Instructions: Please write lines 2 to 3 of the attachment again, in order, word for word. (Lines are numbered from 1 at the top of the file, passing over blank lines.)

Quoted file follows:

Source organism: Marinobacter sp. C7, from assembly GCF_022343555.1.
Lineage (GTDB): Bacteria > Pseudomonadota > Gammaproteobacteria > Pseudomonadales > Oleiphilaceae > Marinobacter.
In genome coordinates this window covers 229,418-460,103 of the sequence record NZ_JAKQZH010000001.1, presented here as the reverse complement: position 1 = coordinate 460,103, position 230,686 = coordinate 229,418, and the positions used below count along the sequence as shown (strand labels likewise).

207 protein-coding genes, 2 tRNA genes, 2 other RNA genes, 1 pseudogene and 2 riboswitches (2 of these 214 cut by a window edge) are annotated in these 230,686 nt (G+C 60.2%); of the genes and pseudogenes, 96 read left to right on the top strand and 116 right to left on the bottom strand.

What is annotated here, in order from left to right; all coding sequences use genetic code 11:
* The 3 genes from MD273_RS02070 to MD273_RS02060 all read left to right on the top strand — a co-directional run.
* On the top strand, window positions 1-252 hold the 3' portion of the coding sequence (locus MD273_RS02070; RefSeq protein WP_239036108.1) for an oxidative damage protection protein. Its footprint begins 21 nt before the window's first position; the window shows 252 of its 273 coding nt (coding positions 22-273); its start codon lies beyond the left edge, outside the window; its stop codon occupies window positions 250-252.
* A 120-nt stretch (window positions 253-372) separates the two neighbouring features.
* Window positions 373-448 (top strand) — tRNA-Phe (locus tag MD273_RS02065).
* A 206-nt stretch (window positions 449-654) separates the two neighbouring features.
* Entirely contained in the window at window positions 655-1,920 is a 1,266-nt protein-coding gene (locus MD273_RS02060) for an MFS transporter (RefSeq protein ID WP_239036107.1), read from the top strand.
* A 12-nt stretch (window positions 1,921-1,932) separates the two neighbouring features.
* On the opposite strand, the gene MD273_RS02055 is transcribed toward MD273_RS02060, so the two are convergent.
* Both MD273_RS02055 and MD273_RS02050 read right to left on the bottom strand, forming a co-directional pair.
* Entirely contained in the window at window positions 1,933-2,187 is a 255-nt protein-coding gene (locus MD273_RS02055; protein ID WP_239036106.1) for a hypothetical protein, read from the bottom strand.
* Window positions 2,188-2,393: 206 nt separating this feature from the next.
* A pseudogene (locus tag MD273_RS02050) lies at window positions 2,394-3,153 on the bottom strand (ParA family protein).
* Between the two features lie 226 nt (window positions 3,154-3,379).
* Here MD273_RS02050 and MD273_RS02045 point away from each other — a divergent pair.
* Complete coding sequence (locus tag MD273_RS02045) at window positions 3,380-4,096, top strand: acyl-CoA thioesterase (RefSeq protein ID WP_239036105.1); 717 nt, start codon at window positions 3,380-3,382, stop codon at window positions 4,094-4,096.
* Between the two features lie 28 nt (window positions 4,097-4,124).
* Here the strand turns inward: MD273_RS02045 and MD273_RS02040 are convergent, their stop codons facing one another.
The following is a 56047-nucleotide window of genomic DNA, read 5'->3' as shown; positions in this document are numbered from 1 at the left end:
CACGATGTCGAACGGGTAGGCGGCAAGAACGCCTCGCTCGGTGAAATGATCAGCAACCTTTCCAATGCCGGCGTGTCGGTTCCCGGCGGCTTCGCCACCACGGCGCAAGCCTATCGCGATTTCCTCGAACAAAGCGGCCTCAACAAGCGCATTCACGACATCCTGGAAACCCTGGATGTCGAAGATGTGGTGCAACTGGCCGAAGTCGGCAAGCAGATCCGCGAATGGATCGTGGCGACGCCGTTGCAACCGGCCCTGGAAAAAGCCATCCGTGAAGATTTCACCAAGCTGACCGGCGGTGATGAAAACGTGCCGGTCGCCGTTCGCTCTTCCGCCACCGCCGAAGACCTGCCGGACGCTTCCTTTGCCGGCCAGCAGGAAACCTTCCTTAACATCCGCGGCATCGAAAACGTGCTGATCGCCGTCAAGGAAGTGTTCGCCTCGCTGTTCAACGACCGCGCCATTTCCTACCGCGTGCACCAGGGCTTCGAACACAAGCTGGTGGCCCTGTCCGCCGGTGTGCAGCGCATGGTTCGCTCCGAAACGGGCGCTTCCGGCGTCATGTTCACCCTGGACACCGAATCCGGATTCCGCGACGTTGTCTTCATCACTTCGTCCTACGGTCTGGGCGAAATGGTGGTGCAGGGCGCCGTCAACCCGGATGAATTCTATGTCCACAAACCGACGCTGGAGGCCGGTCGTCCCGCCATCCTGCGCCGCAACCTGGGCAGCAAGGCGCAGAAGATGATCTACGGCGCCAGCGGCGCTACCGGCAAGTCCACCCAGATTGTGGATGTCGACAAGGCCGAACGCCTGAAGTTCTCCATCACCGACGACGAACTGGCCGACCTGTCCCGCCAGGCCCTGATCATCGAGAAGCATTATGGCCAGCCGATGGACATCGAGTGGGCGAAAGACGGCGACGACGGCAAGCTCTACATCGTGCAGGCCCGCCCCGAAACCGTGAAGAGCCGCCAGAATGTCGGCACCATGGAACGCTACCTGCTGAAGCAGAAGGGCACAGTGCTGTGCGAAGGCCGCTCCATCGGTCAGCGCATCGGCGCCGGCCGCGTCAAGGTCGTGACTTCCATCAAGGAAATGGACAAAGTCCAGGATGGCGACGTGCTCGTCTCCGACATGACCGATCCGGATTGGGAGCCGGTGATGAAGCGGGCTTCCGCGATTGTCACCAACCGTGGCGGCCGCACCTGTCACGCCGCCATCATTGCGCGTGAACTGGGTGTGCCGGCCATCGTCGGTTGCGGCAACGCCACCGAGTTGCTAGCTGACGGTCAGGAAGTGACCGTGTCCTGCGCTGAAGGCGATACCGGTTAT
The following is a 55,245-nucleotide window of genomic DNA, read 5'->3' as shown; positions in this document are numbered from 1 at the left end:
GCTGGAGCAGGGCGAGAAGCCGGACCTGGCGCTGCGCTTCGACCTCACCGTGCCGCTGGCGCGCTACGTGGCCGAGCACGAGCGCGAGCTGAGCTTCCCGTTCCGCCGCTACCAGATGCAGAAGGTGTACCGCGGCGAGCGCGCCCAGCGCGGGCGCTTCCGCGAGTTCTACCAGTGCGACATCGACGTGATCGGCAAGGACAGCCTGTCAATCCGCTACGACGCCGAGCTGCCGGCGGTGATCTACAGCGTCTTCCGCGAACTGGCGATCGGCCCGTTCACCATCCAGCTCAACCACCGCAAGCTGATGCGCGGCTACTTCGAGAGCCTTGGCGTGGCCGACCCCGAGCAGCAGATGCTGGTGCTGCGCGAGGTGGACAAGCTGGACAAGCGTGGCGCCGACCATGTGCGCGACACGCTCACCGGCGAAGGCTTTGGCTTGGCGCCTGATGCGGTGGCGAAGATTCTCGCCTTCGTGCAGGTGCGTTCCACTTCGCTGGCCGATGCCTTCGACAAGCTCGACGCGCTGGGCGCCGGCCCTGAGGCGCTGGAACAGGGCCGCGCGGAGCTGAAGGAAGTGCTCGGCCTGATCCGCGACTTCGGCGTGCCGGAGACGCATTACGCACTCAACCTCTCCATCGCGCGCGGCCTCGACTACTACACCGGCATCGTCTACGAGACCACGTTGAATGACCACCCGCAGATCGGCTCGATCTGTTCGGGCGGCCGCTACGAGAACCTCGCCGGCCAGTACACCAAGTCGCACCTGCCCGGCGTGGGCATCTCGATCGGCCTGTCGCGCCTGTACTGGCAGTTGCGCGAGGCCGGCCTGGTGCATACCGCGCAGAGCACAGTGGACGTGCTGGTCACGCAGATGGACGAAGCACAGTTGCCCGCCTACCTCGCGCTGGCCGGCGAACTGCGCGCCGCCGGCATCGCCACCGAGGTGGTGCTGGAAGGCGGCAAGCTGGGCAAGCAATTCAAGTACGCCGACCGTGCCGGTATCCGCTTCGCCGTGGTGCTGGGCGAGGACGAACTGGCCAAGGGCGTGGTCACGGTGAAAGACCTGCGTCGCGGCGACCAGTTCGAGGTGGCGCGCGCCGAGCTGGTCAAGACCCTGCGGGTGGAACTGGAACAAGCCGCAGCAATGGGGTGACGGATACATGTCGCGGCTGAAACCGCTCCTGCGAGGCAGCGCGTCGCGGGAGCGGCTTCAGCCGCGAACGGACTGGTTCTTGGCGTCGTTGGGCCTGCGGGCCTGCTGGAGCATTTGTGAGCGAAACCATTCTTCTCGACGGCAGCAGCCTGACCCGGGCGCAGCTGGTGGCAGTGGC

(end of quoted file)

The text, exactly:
Lineage (GTDB): Bacteria > Pseudomonadota > Gammaproteobacteria > Pseudomonadales > Oleiphilaceae > Marinobacter.
In genome coordinates this window covers 229,418-460,103 of the sequence record NZ_JAKQZH010000001.1, presented here as the reverse complement: position 1 = coordinate 460,103, position 230,686 = coordinate 229,418, and the positions used below count along the sequence as shown (strand labels likewise).